Sunderland found joy down the left flank where they exposed Stuani’s – a forward by trade – reluctance to track Patrick van Aanholt’s adventurous runs forward, which further ignited a brief turnaround. Duncan Watmore and Steven Pienaar combined with the advancing full-back throughout the second half, as the hosts’ goal stemmed through this route of attack when Van Aanholt charged into the box to tap in a rebound from Watmore’s initial shot.

Following Brad Guzan inability to hold onto Adnan Januzaj’s shot minutes later, Sunderland’s attack failed to create another clear-cut chance. Middlesbrough created second half openings through Alvaro Negredo’s hold-up play at half, and here, Sunderland may have flourished with a natural target-man alongside Defoe.

Look no further than Defoe’s equalizer against Manchester City to witness the threat the Sunderland striker offers, but with minimal space available behind the opposing back-line, the England international’s threat remains scarce. Likewise, if Sunderland experience extensive spells without possession, Defoe playing off a striker would prove beneficial.

Moyes’ men won’t receive many opportunities to dominate games, but the current state of his attacking quartet doesn’t suggest Sunderland will score enough goals to survive this season.

West Ham injury issues halts growth

It took Harry Arter’s senseless foul on Cheikhou Kouyate – which resulted in the Bournemouth midfielder’s dismissal – for Slaven Bilic’s men to look threatening in the final third and claim their first win of the season. West Ham were poor against Chelsea, and were equally underwhelming against a much weaker Bournemouth side at home.

Bournemouth’s full-backs remained high, and West Ham’s decision to drop off into a 4-5-1 enabled Arter and Andrew Surman time and space to play forward passes into wide positions. The away side’s attack suffered, however, due to Jordon Ibe drifting centrally into congested areas only to be dispossessed, while Callum Wilson was out-muscled by West Ham centre-backs Winston Reid, and James Collins. West Ham’s attacking threat was also unconvincing, but they found some joy via Gokhan Tore first half display, where he dominated full-back, Charlie Daniels poor positioning at left-back.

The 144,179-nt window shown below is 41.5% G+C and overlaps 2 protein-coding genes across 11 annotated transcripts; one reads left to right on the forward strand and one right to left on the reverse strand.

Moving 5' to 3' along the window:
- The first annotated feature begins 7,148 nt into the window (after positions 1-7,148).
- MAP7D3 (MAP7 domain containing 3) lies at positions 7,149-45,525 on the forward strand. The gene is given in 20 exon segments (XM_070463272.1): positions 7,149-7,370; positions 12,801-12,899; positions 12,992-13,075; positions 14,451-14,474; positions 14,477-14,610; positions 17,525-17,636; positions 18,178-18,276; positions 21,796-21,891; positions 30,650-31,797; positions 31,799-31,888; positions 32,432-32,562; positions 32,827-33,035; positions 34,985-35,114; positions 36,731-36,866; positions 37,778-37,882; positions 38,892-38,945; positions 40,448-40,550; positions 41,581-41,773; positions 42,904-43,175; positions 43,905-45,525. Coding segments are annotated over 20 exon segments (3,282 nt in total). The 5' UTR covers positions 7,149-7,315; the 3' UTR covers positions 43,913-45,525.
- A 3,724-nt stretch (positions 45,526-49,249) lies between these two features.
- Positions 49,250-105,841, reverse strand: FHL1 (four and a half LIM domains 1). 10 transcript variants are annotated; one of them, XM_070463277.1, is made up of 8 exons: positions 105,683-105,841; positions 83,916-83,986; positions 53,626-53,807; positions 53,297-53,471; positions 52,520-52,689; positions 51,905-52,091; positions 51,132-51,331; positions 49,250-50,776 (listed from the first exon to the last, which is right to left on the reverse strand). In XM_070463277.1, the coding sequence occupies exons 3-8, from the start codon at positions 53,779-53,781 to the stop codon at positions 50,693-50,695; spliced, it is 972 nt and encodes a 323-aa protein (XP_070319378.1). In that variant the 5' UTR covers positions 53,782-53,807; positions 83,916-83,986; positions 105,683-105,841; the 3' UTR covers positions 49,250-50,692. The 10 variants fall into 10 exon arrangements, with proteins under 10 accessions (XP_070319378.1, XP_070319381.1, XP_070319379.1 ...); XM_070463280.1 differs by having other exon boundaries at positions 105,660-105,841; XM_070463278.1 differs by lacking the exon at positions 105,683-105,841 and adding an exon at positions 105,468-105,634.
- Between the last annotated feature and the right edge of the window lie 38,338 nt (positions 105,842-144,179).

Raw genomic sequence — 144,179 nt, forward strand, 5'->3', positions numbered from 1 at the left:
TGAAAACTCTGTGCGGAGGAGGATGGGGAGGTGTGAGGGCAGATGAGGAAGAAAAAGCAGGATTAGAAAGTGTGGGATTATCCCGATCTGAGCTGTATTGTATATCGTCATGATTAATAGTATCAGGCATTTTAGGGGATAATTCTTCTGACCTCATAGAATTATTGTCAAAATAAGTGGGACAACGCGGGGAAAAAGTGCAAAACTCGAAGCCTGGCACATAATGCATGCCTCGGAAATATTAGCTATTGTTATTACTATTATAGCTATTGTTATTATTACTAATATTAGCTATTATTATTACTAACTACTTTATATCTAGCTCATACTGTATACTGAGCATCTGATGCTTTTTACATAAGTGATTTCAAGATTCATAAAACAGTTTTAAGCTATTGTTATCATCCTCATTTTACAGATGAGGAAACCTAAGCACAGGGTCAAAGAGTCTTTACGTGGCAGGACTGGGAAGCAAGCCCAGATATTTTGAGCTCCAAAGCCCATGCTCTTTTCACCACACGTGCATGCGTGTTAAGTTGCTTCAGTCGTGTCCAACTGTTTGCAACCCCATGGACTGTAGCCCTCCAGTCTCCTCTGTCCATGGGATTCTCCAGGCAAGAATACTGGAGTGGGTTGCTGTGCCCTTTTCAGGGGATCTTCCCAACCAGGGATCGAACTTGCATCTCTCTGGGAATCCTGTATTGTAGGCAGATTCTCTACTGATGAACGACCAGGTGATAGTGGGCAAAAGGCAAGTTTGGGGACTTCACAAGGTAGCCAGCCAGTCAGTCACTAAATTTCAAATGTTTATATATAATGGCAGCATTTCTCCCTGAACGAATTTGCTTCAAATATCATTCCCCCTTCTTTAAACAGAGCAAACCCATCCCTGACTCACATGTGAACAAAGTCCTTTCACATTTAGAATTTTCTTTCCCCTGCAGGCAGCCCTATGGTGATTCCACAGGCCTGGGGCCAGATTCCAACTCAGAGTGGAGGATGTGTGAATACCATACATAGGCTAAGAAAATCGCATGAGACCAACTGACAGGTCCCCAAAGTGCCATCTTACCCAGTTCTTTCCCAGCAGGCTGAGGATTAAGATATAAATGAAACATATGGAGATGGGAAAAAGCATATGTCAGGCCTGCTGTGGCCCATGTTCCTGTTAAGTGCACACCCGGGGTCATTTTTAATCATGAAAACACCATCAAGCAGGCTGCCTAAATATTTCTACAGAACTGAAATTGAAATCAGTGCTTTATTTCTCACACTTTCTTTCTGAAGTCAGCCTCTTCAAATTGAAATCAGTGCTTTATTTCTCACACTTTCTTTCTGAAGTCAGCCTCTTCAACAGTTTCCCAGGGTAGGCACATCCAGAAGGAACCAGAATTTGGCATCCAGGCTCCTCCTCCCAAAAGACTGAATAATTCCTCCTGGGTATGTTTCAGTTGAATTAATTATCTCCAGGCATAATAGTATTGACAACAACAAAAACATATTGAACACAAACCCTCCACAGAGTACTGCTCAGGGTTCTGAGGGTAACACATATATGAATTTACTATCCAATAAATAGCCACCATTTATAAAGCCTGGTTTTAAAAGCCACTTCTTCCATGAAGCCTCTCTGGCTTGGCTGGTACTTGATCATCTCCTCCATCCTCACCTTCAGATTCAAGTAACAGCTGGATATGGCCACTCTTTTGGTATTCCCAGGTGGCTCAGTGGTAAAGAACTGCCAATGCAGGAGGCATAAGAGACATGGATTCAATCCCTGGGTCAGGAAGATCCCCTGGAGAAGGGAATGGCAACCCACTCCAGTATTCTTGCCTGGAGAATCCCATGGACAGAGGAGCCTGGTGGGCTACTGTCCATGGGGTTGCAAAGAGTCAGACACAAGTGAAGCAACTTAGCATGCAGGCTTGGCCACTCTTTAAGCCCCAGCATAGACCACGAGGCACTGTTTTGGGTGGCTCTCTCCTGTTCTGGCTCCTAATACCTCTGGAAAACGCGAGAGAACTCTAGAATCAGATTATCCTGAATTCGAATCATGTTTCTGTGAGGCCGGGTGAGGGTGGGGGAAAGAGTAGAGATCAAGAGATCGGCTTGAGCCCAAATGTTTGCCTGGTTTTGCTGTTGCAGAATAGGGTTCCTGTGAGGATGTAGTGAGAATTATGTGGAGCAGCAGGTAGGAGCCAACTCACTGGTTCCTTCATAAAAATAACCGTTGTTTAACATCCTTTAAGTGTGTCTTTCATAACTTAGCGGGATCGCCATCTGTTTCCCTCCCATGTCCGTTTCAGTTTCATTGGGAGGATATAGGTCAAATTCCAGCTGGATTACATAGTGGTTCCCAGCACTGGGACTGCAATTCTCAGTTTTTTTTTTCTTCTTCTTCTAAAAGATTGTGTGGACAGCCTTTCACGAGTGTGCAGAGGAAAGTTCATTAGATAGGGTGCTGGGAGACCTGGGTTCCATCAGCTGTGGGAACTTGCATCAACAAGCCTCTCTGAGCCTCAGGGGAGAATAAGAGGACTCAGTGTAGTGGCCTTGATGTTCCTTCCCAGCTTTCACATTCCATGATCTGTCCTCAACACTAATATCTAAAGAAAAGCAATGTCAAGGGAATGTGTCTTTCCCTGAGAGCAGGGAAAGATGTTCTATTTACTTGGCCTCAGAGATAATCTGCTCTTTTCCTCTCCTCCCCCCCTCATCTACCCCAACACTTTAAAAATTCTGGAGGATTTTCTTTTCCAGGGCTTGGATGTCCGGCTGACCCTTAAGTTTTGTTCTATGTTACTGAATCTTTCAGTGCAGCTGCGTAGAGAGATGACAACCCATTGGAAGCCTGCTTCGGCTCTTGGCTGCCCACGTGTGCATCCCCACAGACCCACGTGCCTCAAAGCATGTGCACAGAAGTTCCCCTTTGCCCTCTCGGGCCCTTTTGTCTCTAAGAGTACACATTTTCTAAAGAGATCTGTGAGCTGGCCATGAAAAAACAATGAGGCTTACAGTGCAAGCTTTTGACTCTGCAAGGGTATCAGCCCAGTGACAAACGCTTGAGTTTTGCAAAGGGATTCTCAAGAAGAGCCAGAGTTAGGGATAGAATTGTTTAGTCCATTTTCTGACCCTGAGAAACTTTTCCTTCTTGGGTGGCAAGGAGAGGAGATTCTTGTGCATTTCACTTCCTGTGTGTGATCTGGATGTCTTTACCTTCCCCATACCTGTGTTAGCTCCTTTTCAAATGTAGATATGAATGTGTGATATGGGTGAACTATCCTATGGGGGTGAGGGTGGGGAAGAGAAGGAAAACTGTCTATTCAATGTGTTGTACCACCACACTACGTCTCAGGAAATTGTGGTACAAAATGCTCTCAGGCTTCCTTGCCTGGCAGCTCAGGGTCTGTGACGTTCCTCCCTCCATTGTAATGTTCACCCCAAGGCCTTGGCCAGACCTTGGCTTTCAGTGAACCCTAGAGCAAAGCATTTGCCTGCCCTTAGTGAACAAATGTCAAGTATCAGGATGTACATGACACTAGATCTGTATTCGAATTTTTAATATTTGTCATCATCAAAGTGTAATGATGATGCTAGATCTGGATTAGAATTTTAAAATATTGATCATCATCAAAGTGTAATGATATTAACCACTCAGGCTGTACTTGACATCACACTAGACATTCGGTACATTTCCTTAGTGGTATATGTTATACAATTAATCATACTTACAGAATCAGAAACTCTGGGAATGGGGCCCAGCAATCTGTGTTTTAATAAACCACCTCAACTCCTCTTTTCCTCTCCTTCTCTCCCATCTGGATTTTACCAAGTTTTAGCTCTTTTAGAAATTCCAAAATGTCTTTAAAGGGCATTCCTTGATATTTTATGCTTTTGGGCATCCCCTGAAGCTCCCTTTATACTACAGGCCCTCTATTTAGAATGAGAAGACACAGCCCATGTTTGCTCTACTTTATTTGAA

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Neither side offered a substantial goal-threat in the second half, but Arter’s dismissal shifted the balance of the match. Bournemouth shifted to a narrow 4-4-1, but were ultimately undone by West Ham’s width. Unsurprisingly, it was Tore picking up Mikhail Antonio’s over-hit cross and providing a better delivery for the unmarked Englishman to nod past Artur Boruc.

Injuries to Sofiane Feghouli, Andre Ayew and Manuel Lanzini are evidently responsible for West Ham’s torpid attack, but Dimitri Payet’s influence is clearly missed at London Stadium. Without Payet, West Ham are deprived of creativity, a genuine set-piece specialist, and penetrative passing in the final third.

Payet’s return should see West Ham shift to a 4-2-3-1 that offers the Frenchman freedom to dictate play between the lines. At the moment, they simply lack guile and the element of unpredictability in attacking zones that was responsible for their success last season. It wouldn’t be a surprise if Bilic was counting down the days until his injured players return, as West Ham’s overall attacking play has been average.

Results: Manchester United 2-0 Southampton, Stoke City 1-4 Manchester City, Watford 1-2 Chelsea, Crystal Palace 0-1 Spurs, West Brom 1-2 Everton, Burnley 2-0 Liverpool, Swansea City 0-2 Hull City, Leicester 0-0 Arsenal, Sunderland 1-2 Middlesbrough, West Ham 1-0 Bournemouth

Weekend Stats

  • Michail Antonio has scored a joint-high seven headed goals in the Premier League since the start of 2015-16 (level with Giroud).
  • Patrick van Aanholt (4) has scored more Premier League goals in 2016 than any other defender
  • Leicester’s unbeaten run at home now stands at 16 Premier League games (W10 D6), since losing to Arsenal in September 2015.
  • Since returning to the Premier League, Cesc Fabregas has more assists than any other player (26)
  • Sergio Aguero is the top scoring player in the Premier League so far in 2016 (18 goals in 19 games)
 
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Posted by on August 22, 2016 in EPL, Published Work